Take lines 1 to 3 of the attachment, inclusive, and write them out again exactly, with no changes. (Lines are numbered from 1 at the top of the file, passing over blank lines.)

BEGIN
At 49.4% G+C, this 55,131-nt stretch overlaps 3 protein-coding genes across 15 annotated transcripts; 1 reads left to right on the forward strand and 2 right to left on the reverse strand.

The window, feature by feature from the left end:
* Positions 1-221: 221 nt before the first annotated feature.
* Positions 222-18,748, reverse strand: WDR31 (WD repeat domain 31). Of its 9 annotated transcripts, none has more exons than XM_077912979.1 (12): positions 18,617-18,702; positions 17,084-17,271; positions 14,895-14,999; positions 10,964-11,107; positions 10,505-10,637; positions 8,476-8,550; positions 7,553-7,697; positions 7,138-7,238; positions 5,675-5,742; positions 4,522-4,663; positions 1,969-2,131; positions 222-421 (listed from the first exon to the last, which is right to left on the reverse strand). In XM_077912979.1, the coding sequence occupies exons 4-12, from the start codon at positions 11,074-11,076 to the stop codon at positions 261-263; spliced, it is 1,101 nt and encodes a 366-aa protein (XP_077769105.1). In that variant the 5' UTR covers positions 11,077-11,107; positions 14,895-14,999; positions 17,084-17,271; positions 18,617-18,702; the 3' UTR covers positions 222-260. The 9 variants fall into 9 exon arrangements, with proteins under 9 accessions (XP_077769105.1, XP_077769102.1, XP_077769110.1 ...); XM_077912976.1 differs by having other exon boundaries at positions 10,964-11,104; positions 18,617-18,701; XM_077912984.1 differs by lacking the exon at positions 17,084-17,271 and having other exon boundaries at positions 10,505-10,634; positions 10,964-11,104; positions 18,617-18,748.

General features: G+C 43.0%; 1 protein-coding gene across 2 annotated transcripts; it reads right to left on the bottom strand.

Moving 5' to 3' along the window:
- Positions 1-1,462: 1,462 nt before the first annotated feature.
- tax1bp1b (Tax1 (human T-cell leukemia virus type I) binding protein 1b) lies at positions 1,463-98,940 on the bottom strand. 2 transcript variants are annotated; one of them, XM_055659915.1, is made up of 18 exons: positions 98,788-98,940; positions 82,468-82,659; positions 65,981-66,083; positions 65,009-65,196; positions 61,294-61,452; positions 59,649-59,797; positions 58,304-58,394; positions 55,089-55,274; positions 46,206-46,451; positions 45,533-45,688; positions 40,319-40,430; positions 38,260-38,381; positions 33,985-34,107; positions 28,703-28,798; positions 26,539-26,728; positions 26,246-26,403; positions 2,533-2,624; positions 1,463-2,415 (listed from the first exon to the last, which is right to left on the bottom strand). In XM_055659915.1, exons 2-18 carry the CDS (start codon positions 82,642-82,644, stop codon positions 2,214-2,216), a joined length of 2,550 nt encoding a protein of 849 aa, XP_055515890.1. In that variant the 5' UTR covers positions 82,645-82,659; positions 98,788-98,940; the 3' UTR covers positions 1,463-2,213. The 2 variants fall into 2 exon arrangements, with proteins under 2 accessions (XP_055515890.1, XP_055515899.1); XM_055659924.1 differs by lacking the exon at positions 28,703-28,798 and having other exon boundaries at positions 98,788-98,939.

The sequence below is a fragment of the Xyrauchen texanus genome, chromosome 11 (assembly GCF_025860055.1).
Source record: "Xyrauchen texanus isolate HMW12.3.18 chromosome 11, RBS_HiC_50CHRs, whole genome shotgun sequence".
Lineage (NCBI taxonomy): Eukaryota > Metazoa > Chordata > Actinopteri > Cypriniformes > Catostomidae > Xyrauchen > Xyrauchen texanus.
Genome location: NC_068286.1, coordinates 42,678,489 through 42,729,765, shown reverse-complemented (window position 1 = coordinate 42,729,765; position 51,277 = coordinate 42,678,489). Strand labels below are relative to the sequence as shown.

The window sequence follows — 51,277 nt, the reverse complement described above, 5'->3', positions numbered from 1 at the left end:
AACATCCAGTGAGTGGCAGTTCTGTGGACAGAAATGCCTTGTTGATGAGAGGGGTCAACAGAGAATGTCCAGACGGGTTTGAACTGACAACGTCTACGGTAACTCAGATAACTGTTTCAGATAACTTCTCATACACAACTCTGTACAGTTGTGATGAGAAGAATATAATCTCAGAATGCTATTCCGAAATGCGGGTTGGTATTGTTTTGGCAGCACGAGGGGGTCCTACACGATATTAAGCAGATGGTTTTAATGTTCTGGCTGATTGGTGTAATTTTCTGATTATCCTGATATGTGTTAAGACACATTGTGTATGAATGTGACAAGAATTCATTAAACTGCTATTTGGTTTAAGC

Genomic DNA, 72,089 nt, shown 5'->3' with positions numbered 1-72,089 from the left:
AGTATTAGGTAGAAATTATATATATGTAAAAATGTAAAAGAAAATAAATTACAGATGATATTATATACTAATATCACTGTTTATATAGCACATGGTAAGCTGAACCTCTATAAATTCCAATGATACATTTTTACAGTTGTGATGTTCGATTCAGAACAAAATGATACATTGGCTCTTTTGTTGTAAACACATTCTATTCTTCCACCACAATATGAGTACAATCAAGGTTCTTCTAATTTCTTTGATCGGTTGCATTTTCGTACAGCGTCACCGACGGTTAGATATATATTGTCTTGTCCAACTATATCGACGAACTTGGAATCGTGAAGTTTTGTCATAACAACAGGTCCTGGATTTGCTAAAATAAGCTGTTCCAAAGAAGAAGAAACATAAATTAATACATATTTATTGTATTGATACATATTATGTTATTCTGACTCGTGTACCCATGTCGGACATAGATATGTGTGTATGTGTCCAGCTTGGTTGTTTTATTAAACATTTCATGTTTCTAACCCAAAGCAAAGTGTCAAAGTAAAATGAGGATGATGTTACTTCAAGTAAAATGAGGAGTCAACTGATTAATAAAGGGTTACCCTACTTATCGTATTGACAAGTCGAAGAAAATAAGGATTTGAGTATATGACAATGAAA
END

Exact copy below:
At 49.4% G+C, this 55,131-nt stretch overlaps 3 protein-coding genes across 15 annotated transcripts; 1 reads left to right on the forward strand and 2 right to left on the reverse strand.

The window, feature by feature from the left end:
* Positions 1-221: 221 nt before the first annotated feature.